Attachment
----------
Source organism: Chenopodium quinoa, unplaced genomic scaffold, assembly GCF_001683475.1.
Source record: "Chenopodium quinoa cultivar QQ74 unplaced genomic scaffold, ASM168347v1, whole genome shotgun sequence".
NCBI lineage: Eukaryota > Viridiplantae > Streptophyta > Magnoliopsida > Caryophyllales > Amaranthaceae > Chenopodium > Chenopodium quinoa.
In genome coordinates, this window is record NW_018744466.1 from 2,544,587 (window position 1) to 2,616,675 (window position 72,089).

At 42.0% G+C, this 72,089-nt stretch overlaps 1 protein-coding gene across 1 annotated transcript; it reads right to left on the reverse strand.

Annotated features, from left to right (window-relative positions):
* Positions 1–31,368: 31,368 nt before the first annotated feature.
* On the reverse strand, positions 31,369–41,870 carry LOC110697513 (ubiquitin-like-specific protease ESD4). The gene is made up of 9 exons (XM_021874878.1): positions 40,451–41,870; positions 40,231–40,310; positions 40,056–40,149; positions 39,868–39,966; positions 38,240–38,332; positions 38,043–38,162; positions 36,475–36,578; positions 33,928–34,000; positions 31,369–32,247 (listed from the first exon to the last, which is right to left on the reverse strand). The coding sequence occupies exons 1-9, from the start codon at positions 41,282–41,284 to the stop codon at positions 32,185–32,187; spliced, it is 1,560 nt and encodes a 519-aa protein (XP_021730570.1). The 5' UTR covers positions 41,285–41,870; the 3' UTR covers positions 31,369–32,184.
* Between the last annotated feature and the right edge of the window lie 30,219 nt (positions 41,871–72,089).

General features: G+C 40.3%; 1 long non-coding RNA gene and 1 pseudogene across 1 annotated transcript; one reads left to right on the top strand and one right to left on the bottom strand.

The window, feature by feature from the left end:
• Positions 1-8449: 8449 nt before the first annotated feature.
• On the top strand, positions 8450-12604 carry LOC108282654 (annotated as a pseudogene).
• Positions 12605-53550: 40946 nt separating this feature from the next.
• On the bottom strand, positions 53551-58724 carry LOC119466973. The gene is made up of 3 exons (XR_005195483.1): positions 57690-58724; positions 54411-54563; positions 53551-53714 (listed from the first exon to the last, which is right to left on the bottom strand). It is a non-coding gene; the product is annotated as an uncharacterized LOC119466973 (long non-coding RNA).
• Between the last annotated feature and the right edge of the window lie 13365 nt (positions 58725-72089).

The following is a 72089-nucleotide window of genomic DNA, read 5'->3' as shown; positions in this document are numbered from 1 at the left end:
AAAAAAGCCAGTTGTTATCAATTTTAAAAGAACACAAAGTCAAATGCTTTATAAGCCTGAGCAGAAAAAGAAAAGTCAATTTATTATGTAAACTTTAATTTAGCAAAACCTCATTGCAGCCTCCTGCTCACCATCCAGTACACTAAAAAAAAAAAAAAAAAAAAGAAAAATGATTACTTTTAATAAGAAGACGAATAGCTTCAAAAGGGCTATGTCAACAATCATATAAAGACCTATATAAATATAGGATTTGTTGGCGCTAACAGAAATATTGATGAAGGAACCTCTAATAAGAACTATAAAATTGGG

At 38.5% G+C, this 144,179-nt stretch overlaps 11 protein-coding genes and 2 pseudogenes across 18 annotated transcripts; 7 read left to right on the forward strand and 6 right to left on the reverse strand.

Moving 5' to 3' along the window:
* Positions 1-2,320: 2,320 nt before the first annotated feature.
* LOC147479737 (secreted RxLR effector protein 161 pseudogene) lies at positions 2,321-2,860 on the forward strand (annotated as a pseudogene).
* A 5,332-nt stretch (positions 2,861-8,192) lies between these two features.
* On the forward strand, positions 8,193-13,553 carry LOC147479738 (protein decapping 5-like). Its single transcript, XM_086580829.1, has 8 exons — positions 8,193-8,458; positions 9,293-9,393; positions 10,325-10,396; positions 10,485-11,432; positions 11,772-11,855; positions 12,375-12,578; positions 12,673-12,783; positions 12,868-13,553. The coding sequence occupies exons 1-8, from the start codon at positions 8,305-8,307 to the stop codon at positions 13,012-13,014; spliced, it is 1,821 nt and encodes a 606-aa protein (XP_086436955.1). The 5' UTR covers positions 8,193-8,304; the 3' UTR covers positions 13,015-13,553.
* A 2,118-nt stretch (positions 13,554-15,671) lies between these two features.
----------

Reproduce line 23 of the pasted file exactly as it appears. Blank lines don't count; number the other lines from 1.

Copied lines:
* A 5,332-nt stretch (positions 2,861-8,192) lies between these two features.